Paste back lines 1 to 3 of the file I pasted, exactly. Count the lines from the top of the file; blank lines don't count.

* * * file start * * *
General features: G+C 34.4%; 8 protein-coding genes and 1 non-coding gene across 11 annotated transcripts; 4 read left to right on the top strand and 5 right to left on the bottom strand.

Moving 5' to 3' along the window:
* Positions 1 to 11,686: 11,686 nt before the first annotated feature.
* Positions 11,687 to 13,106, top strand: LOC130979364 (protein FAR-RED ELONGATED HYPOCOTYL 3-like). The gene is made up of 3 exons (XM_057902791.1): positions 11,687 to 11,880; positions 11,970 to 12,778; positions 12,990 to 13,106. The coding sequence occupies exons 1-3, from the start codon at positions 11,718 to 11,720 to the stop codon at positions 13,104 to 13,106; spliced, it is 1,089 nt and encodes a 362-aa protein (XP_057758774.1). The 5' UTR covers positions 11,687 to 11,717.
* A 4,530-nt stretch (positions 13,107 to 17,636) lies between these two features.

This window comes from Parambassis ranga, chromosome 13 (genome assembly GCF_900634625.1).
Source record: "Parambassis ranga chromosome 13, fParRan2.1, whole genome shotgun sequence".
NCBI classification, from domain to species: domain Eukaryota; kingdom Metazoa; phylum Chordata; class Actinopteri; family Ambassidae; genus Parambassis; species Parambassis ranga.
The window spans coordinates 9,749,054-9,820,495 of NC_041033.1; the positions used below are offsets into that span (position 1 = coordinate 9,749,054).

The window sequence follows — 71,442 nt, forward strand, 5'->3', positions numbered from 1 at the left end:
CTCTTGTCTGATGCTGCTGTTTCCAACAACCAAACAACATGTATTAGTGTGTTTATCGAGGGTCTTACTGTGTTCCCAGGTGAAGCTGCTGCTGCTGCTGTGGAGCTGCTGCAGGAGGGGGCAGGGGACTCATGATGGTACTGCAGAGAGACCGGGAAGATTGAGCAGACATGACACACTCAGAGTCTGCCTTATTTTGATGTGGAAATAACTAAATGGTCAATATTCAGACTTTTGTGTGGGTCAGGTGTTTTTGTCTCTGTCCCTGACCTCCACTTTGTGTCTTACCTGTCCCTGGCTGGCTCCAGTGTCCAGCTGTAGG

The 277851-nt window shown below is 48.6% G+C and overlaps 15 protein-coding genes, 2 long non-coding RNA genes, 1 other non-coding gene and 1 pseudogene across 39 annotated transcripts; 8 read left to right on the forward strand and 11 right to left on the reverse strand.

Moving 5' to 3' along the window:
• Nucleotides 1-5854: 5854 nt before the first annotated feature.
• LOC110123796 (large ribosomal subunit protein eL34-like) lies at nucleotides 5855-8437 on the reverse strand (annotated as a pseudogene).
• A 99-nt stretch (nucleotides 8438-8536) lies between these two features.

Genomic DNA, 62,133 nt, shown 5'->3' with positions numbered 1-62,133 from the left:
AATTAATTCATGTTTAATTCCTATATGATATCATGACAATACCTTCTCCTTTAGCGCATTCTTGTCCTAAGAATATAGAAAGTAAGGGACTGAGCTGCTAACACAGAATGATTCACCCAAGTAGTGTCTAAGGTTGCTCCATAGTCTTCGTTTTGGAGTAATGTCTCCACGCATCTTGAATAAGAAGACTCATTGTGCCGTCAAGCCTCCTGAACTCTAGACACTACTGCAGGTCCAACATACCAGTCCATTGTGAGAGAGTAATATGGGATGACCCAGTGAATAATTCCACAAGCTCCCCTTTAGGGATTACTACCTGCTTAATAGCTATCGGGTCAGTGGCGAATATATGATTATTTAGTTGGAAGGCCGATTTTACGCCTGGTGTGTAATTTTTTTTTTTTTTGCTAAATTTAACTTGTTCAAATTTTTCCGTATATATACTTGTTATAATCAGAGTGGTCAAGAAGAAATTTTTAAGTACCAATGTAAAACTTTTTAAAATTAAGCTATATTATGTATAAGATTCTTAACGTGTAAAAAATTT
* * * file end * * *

General features: G+C 34.4%; 8 protein-coding genes and 1 non-coding gene across 11 annotated transcripts; 4 read left to right on the top strand and 5 right to left on the bottom strand.

Moving 5' to 3' along the window:
* Positions 1 to 11,686: 11,686 nt before the first annotated feature.